Could donkey milk hold the secret to skin health?
beauty regime. But now, following the death of the world's oldest
women - another devoted fan of donkey milk - the spotlight is back
The longevity of the world's oldest woman, Maria Esther de Capovilla from Ecuador, was put firmly down to the wonders of donkey's milk. Mrs. de Capovilla passed away last week at the ripe old age of 116.
Olivier Denys from Belgium's only donkey milk farm, the Asinerie du Pays des Collines at the Château des Mottes, said that he was surprised by the revelation.
"We know that donkey milk is very good for your health, for the digestion and intestine, but we hadn't heard that it extended lifetimes," he said.
As well as its healthful properties, donkey milk is also imbued with qualities that mean it is excellent as a base ingredient for a host of skin care products.
Mr. Denys and his partner Marie Tack operate Europe's most productive donkey dairy, yielding between 2,000 and 3,000 litres of milk every year. Half of this production goes into the company's popular cosmetics range, offering customers donkey milk soaps, crème de bains, beauty cream, and face masks.
The rich composition of donkey milk means that these products are regenerative for the skin because of high levels of protein, phospholipides and ceramides, which in turn confer it with both soothing and restructuring properties.
Its rich composition also makes it an excellent moisturiser and, perhaps more importantly, it is said to be an effective anti-wrinkle treatment.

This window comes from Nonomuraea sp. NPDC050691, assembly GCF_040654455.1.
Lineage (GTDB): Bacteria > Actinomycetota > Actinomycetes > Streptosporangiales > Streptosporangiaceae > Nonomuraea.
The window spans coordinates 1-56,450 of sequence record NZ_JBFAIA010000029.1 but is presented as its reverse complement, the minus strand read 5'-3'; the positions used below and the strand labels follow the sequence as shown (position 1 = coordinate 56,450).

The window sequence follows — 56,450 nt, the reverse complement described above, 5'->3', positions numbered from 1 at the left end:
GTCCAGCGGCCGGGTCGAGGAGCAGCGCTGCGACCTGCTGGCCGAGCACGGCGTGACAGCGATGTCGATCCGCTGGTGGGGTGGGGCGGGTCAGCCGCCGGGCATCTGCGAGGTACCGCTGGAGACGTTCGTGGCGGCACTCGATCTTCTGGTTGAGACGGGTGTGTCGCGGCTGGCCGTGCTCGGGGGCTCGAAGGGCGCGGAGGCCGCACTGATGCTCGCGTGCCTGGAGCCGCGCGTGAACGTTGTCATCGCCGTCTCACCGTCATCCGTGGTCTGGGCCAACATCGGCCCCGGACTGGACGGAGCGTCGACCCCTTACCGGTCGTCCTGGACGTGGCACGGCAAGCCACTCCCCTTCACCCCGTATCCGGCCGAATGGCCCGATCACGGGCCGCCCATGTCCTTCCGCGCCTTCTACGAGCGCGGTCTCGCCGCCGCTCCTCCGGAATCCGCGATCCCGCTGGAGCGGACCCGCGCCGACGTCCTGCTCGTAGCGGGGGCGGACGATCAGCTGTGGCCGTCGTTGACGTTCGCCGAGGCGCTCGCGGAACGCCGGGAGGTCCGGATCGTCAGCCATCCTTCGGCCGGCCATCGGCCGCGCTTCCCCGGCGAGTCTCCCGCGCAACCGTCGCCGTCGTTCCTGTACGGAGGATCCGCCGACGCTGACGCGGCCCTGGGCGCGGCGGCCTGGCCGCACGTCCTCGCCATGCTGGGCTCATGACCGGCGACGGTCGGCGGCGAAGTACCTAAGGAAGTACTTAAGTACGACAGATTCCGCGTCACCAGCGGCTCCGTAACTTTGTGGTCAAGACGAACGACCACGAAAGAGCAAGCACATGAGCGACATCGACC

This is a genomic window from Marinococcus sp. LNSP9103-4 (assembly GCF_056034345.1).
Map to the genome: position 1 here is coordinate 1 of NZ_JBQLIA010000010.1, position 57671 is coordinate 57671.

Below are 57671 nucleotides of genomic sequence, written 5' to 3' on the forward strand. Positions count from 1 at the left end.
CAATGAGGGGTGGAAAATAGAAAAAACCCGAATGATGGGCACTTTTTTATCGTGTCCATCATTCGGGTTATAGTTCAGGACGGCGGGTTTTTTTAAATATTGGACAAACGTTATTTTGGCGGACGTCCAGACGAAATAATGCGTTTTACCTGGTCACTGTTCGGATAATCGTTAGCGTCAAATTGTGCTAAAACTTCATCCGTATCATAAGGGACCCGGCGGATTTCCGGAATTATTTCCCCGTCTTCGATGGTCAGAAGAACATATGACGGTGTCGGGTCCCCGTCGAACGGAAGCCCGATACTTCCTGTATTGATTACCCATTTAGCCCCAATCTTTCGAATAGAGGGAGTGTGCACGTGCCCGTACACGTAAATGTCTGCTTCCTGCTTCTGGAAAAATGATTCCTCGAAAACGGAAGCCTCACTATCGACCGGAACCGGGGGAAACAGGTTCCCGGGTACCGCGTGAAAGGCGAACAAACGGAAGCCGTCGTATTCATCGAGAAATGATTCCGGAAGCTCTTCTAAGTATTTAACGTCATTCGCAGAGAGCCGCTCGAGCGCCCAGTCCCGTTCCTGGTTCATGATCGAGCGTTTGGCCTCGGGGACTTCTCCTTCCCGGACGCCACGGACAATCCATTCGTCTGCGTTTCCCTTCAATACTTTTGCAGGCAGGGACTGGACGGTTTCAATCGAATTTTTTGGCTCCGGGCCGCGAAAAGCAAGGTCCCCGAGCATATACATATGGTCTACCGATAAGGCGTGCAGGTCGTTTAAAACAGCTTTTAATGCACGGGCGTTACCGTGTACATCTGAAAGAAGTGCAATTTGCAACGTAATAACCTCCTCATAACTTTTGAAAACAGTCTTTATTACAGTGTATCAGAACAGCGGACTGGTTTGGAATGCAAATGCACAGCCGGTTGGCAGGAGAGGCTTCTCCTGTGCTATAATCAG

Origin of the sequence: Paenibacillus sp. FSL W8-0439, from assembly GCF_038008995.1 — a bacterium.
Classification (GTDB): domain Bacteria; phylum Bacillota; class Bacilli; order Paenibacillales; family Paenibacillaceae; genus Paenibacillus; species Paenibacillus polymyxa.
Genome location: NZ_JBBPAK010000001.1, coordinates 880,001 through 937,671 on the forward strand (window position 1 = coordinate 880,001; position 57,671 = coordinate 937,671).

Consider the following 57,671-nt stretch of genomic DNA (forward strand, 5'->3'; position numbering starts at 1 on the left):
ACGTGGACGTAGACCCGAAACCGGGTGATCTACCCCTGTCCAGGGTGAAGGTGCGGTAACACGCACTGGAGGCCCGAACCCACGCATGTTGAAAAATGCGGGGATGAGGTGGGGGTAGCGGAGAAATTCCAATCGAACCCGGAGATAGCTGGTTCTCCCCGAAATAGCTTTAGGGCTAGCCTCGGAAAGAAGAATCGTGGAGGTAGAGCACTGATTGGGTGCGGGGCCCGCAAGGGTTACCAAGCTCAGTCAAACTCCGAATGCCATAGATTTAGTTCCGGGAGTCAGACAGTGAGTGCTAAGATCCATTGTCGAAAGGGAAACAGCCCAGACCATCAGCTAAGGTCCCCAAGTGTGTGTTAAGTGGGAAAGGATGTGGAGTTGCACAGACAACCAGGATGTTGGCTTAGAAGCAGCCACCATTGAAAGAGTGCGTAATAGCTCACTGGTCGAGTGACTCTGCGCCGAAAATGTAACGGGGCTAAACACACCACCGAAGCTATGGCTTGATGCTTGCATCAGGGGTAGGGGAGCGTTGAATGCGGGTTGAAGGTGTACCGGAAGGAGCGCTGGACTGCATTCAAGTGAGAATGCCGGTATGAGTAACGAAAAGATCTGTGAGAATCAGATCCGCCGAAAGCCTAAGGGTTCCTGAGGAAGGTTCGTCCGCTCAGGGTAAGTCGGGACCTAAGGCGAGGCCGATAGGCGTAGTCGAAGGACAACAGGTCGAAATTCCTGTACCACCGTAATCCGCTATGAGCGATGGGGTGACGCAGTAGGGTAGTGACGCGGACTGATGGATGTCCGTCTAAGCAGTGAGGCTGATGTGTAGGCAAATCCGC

The milk also has 60 times the vitamin C content as cow's milk, Denys said, as well as containing vitamins A, D and E, and is a rich source of calcium and phosphorous, making it highly beneficial, both for consumption and skin care applications.
These properties could all help to boost the future profile of donkey's milk in the cosmetics market, particularly in view of the fact that demand for natural ingredients is one of the industry's fastest growing areas.
There are a handful of companies that currently manufacture cosmetics based on donkey's milk. Another leading player is the US-based Cleopatra brand, which includes a number of skin care products, including a day and a night cream.
Like Denys' skin care range, it is marketed worldwide as a premium natural skin care product, albeit serving a highly niche market. And given the recent spotlight on donkey's milk, demand for the ingredient could be given a significant boost.
However, one limitation to meeting increased demand might be low milk yield rates. A donkey gives about two litres of milk per day, over three milkings, while a cow can churn out 40 litres in a single milking.
And despite having 84 donkeys in his drove, Mr. Denys revealed that only about 15 jennies are ever on active milk duty.
"It's niche," he said. "But our production goes up every year, and the market is expanding."